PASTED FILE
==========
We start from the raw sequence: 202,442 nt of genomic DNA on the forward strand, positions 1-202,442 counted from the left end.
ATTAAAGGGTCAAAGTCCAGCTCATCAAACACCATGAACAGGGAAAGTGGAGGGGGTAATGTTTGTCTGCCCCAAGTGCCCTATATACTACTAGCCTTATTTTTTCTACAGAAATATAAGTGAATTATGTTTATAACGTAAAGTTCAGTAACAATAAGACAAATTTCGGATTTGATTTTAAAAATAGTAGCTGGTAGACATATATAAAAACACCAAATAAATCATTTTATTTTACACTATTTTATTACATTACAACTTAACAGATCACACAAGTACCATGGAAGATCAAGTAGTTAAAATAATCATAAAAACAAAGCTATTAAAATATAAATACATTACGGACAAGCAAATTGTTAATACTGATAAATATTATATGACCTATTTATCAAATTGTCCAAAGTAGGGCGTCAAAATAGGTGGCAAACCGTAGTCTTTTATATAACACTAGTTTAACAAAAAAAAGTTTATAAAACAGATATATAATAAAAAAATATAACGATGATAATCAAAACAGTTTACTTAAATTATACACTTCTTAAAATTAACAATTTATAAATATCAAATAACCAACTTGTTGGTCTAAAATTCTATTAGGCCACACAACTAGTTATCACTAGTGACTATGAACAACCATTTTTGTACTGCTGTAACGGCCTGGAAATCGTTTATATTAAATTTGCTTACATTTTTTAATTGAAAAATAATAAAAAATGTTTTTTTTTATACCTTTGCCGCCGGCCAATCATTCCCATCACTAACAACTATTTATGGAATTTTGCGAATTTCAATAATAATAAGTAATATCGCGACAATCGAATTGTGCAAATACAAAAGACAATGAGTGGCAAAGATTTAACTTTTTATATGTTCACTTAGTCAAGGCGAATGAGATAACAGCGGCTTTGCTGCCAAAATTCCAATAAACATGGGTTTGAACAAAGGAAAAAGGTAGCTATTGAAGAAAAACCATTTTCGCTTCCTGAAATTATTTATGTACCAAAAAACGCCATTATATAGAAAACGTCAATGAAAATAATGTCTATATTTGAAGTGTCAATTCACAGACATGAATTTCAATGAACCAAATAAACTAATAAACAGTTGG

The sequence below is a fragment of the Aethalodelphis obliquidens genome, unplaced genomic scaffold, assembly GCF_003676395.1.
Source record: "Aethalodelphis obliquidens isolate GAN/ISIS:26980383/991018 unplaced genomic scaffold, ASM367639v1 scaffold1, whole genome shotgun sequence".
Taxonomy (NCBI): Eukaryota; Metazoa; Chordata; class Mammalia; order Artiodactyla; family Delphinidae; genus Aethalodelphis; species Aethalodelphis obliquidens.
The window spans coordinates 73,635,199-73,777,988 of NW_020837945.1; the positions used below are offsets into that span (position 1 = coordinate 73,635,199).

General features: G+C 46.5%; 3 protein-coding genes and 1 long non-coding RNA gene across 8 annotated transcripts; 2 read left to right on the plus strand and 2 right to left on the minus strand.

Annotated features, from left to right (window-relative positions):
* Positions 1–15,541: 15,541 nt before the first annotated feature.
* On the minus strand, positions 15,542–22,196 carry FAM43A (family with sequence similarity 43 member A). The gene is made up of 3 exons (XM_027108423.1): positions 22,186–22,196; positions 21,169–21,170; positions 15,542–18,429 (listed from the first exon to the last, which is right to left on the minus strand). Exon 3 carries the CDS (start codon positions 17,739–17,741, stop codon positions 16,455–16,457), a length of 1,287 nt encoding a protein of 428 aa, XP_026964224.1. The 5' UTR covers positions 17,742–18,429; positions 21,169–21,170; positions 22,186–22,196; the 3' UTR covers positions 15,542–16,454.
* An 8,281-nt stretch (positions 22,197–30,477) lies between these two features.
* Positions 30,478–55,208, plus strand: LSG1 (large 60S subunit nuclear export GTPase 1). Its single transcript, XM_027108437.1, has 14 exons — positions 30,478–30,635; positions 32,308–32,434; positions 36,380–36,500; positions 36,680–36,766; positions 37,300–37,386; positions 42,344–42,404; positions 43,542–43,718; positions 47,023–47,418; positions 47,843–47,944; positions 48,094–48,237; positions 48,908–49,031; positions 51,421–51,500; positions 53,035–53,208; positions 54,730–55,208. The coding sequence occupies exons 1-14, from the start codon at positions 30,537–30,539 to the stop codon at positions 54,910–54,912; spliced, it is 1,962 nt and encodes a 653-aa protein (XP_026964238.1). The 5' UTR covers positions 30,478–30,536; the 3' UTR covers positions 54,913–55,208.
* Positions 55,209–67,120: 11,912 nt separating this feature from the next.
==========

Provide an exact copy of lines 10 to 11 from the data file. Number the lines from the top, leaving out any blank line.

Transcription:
* On the minus strand, positions 15,542–22,196 carry FAM43A (family with sequence similarity 43 member A). The gene is made up of 3 exons (XM_027108423.1): positions 22,186–22,196; positions 21,169–21,170; positions 15,542–18,429 (listed from the first exon to the last, which is right to left on the minus strand). Exon 3 carries the CDS (start codon positions 17,739–17,741, stop codon positions 16,455–16,457), a length of 1,287 nt encoding a protein of 428 aa, XP_026964224.1. The 5' UTR covers positions 17,742–18,429; positions 21,169–21,170; positions 22,186–22,196; the 3' UTR covers positions 15,542–16,454.
* An 8,281-nt stretch (positions 22,197–30,477) lies between these two features.